Patterns of motivation, moral and civic development in young Singaporeans
Date of Issue2010
National Institute of Education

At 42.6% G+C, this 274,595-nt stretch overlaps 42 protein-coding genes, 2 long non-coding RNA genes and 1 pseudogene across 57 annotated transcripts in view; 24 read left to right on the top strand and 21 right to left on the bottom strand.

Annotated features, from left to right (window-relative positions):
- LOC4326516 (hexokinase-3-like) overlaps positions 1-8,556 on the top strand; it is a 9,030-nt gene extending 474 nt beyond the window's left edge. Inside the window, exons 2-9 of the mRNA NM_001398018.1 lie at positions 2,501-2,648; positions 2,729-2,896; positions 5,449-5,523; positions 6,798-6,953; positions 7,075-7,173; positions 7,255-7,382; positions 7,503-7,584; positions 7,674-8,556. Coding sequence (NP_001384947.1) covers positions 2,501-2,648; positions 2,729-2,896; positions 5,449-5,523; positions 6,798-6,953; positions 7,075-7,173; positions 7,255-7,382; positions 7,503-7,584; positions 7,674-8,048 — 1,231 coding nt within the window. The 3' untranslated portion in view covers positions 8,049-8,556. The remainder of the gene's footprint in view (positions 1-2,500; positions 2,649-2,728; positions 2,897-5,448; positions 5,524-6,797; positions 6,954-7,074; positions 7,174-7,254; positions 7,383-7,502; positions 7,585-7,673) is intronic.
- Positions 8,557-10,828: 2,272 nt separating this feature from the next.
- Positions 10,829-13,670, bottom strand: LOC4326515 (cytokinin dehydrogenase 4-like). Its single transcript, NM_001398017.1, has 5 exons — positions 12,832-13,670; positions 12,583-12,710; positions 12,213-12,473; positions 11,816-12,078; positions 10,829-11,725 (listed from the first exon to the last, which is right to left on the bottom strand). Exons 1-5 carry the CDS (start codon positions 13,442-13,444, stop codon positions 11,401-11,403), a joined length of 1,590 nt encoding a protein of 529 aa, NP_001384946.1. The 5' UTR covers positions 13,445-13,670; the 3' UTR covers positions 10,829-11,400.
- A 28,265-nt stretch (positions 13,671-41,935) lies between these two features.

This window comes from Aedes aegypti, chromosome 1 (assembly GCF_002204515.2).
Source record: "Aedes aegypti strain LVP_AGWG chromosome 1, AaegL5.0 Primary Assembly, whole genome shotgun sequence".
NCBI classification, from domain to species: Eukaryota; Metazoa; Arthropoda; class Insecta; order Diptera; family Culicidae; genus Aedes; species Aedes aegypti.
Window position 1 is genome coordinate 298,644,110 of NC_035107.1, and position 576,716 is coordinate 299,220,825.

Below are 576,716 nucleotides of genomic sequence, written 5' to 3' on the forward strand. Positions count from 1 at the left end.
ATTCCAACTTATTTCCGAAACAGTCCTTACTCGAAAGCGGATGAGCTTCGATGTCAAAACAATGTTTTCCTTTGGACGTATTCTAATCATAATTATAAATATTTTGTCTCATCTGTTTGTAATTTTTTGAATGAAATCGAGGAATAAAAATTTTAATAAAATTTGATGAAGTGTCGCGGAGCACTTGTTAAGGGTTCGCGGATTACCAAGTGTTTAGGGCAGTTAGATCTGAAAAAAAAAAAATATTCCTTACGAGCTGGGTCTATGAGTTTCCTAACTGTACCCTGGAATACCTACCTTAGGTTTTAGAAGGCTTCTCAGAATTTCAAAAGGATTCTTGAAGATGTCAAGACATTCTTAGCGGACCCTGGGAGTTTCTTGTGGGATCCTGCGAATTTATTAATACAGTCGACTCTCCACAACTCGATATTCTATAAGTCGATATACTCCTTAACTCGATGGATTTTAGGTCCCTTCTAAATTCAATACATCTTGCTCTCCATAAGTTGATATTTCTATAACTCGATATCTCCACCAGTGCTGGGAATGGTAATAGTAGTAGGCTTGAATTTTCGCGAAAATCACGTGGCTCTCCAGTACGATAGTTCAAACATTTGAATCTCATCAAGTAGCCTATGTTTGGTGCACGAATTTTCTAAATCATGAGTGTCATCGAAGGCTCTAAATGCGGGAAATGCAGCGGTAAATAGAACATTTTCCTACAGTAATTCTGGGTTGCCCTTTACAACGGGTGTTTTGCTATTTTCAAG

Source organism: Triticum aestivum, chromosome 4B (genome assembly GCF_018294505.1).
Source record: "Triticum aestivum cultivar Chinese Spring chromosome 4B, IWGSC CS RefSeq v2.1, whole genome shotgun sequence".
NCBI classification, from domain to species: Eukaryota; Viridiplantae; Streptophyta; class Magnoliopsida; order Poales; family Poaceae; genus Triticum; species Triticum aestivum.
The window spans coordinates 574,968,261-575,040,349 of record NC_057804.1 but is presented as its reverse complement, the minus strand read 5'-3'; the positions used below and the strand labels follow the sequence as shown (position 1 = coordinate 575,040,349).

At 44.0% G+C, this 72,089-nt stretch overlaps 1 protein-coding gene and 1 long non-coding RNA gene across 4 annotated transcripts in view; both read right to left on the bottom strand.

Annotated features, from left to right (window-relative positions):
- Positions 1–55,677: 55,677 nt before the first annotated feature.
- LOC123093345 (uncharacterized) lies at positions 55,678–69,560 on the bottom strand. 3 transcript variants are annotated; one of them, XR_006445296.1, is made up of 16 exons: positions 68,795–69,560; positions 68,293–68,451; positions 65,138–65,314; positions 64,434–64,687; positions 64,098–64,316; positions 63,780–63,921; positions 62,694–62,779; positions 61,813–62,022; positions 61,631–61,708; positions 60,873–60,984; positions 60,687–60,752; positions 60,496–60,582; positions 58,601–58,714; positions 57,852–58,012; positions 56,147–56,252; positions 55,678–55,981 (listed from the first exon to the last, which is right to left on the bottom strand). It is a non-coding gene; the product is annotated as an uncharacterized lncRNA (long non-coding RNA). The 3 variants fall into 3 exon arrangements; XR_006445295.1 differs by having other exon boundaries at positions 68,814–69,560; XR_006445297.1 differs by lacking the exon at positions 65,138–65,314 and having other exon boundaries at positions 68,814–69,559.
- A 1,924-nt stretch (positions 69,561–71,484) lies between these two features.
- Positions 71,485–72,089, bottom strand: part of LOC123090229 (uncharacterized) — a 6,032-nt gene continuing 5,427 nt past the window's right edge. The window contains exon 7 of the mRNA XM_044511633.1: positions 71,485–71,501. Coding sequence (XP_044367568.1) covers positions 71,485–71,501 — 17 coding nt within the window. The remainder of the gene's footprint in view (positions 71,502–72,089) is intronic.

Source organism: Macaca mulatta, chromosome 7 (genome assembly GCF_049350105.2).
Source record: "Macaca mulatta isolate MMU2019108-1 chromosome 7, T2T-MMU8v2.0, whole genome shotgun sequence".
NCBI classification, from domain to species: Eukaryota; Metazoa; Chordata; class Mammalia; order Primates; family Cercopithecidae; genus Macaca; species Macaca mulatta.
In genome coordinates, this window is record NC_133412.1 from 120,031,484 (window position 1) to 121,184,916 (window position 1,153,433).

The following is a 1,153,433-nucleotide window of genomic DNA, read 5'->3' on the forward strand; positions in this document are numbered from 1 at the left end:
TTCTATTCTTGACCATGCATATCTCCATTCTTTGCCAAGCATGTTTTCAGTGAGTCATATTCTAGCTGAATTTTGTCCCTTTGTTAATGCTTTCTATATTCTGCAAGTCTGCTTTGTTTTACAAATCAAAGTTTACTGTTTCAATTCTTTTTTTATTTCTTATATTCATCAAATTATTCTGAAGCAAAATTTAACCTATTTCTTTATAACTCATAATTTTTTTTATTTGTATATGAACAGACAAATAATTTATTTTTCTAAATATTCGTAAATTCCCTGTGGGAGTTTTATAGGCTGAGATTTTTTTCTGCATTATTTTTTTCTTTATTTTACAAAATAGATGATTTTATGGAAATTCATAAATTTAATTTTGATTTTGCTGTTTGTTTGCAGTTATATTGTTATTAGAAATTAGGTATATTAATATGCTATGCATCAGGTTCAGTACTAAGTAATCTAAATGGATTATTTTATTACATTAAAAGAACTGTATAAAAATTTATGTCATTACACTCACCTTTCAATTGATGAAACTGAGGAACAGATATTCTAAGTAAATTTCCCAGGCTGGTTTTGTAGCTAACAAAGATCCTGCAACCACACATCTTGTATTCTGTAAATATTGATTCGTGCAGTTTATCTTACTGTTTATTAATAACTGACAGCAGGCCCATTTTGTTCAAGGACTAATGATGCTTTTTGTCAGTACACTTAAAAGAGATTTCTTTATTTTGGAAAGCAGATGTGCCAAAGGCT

Major global crises such as the surge of terrorism and the repercussions of the economic downturn have rekindled an interest in the development of morality and the nurturing of universal values and prosocial behaviour. To date, research on moral functioning and motivation has originated predominantly from Western contexts. This study aims to provide an Asian perspective to the existing models. It combines a Kohlbergian approach for the assessment of moral judgment, with a framework based on the Self-Determination Theory to assess the motivational regulations of Singaporean students. The findings indicate that, generally, the development of moral reasoning of the Singaporean students matches the level prescribed for their age group in Kohlberg’s theory. As regards to their motivation in Civics and Moral Education (CME), students showed a moderate degree of autonomous motivation and tended to display identified regulation to a higher degree than intrinsic motivation. There is however, a need to review the way in which Moral Education is conducted in schools in order to improve students’ motivation in the subject. In terms of their motivation towards prosocial behaviour, students again displayed high identified regulation. There were low correlations between moral development stage and the more autonomous forms of motivation, but no correlation was observed between motivation towards prosocial behaviour and moral development stage. This study thus shows that at least in the context of Singapore, students understand the value of CME, but their moral development is more likely to be influences by other external factors rather than the CME curriculum per se.